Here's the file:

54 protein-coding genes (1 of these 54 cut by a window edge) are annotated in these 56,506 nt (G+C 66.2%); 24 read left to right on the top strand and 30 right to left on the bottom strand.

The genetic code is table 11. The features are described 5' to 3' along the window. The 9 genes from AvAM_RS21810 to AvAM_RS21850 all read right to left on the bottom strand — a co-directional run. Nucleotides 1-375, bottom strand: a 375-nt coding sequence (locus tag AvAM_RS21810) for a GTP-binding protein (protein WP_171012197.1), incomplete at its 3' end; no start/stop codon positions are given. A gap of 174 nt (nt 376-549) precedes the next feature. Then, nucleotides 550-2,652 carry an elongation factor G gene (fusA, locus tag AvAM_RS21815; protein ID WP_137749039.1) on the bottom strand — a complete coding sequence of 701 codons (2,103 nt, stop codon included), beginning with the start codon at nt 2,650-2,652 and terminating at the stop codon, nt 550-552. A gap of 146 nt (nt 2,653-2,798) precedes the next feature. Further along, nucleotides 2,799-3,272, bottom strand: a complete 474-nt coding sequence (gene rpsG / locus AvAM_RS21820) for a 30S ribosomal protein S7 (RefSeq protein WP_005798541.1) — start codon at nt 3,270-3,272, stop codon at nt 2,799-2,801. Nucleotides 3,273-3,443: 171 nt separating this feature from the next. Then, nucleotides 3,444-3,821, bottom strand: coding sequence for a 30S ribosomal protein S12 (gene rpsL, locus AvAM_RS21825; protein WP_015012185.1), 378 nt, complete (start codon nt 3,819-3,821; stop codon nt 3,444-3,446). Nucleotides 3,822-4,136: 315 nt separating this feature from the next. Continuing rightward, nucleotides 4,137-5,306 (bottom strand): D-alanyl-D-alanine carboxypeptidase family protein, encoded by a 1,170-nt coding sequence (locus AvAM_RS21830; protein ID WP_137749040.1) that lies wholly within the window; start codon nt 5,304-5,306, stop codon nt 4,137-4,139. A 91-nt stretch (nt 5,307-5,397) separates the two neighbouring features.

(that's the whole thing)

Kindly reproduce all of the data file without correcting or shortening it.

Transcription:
54 protein-coding genes (1 of these 54 cut by a window edge) are annotated in these 56,506 nt (G+C 66.2%); 24 read left to right on the top strand and 30 right to left on the bottom strand.

The genetic code is table 11. The features are described 5' to 3' along the window. The 9 genes from AvAM_RS21810 to AvAM_RS21850 all read right to left on the bottom strand — a co-directional run. Nucleotides 1-375, bottom strand: a 375-nt coding sequence (locus tag AvAM_RS21810) for a GTP-binding protein (protein WP_171012197.1), incomplete at its 3' end; no start/stop codon positions are given. A gap of 174 nt (nt 376-549) precedes the next feature. Then, nucleotides 550-2,652 carry an elongation factor G gene (fusA, locus tag AvAM_RS21815; protein ID WP_137749039.1) on the bottom strand — a complete coding sequence of 701 codons (2,103 nt, stop codon included), beginning with the start codon at nt 2,650-2,652 and terminating at the stop codon, nt 550-552. A gap of 146 nt (nt 2,653-2,798) precedes the next feature. Further along, nucleotides 2,799-3,272, bottom strand: a complete 474-nt coding sequence (gene rpsG / locus AvAM_RS21820) for a 30S ribosomal protein S7 (RefSeq protein WP_005798541.1) — start codon at nt 3,270-3,272, stop codon at nt 2,799-2,801. Nucleotides 3,273-3,443: 171 nt separating this feature from the next. Then, nucleotides 3,444-3,821, bottom strand: coding sequence for a 30S ribosomal protein S12 (gene rpsL, locus AvAM_RS21825; protein WP_015012185.1), 378 nt, complete (start codon nt 3,819-3,821; stop codon nt 3,444-3,446). Nucleotides 3,822-4,136: 315 nt separating this feature from the next. Continuing rightward, nucleotides 4,137-5,306 (bottom strand): D-alanyl-D-alanine carboxypeptidase family protein, encoded by a 1,170-nt coding sequence (locus AvAM_RS21830; protein ID WP_137749040.1) that lies wholly within the window; start codon nt 5,304-5,306, stop codon nt 4,137-4,139. A 91-nt stretch (nt 5,307-5,397) separates the two neighbouring features.